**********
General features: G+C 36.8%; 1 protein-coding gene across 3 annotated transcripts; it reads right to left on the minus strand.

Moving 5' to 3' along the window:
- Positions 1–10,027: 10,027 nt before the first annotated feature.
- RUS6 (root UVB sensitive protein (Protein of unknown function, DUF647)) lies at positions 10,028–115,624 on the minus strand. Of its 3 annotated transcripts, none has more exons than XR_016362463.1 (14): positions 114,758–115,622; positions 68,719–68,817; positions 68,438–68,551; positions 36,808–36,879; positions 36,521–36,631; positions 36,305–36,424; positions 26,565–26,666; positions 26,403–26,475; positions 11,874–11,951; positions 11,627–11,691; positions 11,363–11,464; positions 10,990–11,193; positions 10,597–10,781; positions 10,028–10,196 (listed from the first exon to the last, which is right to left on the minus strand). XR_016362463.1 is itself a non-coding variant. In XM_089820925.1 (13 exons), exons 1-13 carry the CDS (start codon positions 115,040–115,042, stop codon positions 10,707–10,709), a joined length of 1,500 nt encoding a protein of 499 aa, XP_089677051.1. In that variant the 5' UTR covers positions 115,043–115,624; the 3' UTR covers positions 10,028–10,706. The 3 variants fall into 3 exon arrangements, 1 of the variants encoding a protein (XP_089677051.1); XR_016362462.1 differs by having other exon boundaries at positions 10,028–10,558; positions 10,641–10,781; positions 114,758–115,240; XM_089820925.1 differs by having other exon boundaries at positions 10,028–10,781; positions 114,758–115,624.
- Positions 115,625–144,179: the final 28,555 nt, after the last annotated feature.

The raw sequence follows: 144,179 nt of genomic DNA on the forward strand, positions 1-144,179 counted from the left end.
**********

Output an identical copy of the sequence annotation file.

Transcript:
General features: G+C 36.8%; 1 protein-coding gene across 3 annotated transcripts; it reads right to left on the minus strand.

Moving 5' to 3' along the window:
- Positions 1–10,027: 10,027 nt before the first annotated feature.
- RUS6 (root UVB sensitive protein (Protein of unknown function, DUF647)) lies at positions 10,028–115,624 on the minus strand. Of its 3 annotated transcripts, none has more exons than XR_016362463.1 (14): positions 114,758–115,622; positions 68,719–68,817; positions 68,438–68,551; positions 36,808–36,879; positions 36,521–36,631; positions 36,305–36,424; positions 26,565–26,666; positions 26,403–26,475; positions 11,874–11,951; positions 11,627–11,691; positions 11,363–11,464; positions 10,990–11,193; positions 10,597–10,781; positions 10,028–10,196 (listed from the first exon to the last, which is right to left on the minus strand). XR_016362463.1 is itself a non-coding variant. In XM_089820925.1 (13 exons), exons 1-13 carry the CDS (start codon positions 115,040–115,042, stop codon positions 10,707–10,709), a joined length of 1,500 nt encoding a protein of 499 aa, XP_089677051.1. In that variant the 5' UTR covers positions 115,043–115,624; the 3' UTR covers positions 10,028–10,706. The 3 variants fall into 3 exon arrangements, 1 of the variants encoding a protein (XP_089677051.1); XR_016362462.1 differs by having other exon boundaries at positions 10,028–10,558; positions 10,641–10,781; positions 114,758–115,240; XM_089820925.1 differs by having other exon boundaries at positions 10,028–10,781; positions 114,758–115,624.
- Positions 115,625–144,179: the final 28,555 nt, after the last annotated feature.

The raw sequence follows: 144,179 nt of genomic DNA on the forward strand, positions 1-144,179 counted from the left end.